I want him back

I met Robert a year and a half ago; I trained him to become a district manager. From the moment I saw him, I knew that he would be mine. A few months ago, we started dating. He broke up with me three weeks into it, and then a couple of weeks later, we kissed again, and he broke up again. He said we can't be together because he takes care of his 93 years old father, who had a stroke, so now he is wearing diapers and a bag on his bladder. His mother is 87, and in the early stage of dementia. On top of that, he works fifty plus hours a week. He took me out for my birthday recently to a fancy restaurant, and he couldn't stop starring at me. A few days later, he came over at midnight, and we had an intimate moment. He left an hour afterward. I really love this guy, and I want him back. What can or should I do? Please advise me. He is always so protective of me. He hugs me and kisses me. He is miserable because he is stuck taking care of his parents, and I can feel it and see it.

Sonia, 42
Lucie Ebnerova
Answered by:
Dating Coach & Matchmaker

Dear Sonia,

Thank you for your question. I understand that you have strong feelings for Robert, but I would like you to reflect on the level of commitment he is offering to you. According to you, he said, “We can’t be together.” Whatever reasons Robert has for telling you this, he already knows that he doesn’t want to commit, even though many other signals indicate that he likes you. I have no doubt that Robert cares about you, but my initial impression is that you want more than what Robert is willing or able to give you. You deserve to be with someone that wants to be in a relationship with you, not someone who only wants a relationship of convenience and who will disappear in the middle of the night.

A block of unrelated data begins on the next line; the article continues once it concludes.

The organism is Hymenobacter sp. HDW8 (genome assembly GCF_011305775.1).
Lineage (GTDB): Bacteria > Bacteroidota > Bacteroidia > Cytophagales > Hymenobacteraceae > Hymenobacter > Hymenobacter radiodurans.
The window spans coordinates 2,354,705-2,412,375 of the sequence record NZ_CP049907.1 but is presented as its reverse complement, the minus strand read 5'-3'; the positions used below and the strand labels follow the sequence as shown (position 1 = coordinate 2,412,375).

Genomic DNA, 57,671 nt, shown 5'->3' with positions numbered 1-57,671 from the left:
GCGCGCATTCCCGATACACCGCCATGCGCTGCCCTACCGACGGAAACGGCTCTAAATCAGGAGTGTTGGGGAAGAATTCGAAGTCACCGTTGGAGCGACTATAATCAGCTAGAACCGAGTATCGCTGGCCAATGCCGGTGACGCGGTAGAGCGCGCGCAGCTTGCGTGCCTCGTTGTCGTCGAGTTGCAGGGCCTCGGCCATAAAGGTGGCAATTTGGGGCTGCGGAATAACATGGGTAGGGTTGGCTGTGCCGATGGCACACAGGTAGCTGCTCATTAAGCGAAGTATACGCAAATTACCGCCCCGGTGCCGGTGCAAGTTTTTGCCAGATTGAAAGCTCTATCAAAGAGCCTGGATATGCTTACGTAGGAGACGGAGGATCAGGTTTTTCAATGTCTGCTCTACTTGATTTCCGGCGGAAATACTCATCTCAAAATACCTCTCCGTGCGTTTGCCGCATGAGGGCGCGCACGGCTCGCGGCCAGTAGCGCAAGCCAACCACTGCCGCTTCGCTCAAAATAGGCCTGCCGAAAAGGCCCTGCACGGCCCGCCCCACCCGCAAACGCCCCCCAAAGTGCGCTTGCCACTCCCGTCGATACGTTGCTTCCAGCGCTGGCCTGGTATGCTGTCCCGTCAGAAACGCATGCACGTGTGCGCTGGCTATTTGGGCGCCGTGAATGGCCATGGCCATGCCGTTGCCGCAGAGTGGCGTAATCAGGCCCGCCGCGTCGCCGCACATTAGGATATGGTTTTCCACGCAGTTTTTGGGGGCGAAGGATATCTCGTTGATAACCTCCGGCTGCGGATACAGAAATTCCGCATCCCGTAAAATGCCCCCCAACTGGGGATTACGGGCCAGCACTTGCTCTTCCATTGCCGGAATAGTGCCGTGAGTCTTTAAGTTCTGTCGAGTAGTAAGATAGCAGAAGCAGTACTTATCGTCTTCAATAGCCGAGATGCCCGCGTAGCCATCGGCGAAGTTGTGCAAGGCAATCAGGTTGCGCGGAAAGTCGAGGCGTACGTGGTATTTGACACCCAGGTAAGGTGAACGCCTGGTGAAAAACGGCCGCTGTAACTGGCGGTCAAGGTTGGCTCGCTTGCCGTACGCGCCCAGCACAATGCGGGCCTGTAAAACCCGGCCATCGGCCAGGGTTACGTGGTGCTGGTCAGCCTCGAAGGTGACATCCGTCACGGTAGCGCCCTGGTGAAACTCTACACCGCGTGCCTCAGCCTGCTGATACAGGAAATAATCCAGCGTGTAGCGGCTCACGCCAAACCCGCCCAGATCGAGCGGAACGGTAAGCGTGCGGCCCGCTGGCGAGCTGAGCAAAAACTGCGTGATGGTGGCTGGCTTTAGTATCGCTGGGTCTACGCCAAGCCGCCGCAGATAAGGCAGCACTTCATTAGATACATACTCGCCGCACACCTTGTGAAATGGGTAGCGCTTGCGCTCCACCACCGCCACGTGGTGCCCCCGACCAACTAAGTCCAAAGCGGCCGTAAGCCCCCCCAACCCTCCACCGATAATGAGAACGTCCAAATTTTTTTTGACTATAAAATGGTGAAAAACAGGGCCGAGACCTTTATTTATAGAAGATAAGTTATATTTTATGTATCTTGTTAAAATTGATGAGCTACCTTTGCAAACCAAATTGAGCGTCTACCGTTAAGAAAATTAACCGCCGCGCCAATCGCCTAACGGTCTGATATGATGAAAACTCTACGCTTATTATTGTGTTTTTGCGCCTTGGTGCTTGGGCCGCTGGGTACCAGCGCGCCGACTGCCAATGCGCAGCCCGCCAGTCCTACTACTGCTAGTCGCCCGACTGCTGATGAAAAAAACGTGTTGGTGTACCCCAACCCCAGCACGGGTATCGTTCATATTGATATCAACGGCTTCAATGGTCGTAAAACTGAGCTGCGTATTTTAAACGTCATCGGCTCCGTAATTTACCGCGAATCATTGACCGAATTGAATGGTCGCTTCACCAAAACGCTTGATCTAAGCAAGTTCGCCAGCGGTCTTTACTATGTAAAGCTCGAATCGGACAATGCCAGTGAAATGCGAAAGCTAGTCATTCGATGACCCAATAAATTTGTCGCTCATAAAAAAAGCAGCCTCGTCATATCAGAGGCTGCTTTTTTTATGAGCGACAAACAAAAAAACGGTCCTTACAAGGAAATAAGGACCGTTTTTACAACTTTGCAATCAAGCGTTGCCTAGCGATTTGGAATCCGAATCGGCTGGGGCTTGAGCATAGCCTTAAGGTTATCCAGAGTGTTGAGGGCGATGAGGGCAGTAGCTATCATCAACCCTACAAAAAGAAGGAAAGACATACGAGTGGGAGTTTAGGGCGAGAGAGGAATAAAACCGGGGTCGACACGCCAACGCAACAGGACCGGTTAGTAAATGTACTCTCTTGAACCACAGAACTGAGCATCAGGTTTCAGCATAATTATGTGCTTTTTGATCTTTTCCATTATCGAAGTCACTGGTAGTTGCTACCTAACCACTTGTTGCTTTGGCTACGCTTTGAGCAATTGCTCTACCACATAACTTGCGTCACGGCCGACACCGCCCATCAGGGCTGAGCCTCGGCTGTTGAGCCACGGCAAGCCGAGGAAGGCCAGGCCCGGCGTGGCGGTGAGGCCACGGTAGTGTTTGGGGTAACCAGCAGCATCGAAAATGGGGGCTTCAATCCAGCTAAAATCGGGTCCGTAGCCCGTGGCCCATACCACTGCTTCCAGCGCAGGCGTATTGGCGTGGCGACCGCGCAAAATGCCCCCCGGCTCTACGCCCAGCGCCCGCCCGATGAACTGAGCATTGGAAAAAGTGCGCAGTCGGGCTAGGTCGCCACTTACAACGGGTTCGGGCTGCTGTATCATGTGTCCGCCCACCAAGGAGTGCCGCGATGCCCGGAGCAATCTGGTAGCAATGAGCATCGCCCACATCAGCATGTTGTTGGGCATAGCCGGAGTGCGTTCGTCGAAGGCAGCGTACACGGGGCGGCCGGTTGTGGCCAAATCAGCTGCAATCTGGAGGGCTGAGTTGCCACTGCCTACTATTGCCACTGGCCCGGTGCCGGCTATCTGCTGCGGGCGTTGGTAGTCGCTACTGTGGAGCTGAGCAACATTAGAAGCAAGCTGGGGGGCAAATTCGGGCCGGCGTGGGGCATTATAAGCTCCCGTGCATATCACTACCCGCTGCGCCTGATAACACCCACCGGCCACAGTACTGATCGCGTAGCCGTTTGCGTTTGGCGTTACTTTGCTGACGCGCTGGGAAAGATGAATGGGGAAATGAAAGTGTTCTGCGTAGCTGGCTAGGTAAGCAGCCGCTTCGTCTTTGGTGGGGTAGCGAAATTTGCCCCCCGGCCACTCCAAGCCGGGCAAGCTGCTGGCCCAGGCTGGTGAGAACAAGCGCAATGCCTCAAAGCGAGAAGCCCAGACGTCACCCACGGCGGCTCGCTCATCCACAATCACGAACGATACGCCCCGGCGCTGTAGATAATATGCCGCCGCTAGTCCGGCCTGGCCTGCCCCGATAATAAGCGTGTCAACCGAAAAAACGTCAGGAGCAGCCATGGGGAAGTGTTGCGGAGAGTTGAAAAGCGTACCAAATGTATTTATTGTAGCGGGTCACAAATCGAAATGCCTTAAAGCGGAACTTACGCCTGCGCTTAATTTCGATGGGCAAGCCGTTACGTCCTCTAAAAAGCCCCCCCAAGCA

Robert’s offer as it stands right now for you is that of a casual relationship, and it is up to you if you want to accept that kind of arrangement. In the same situation, many people hope that eventually their love interest will develop feelings and decide to commit. Unfortunately, more-often-than-not many weeks, months, or even years are lost waiting for someone unwilling to invest their time and energy in a serious relationship.

You deserve a partner that wants to commit as much as you do. My advice is to accept that Robert does not want a serious relationship with you and move forward with your life. Stop wasting your time on someone who is not willing to engage in a true partnership with you. I hope that you are open to the possibility of meeting another man who can be an equal contributor to a committed and meaningful relationship you desire and deserve for yourself.


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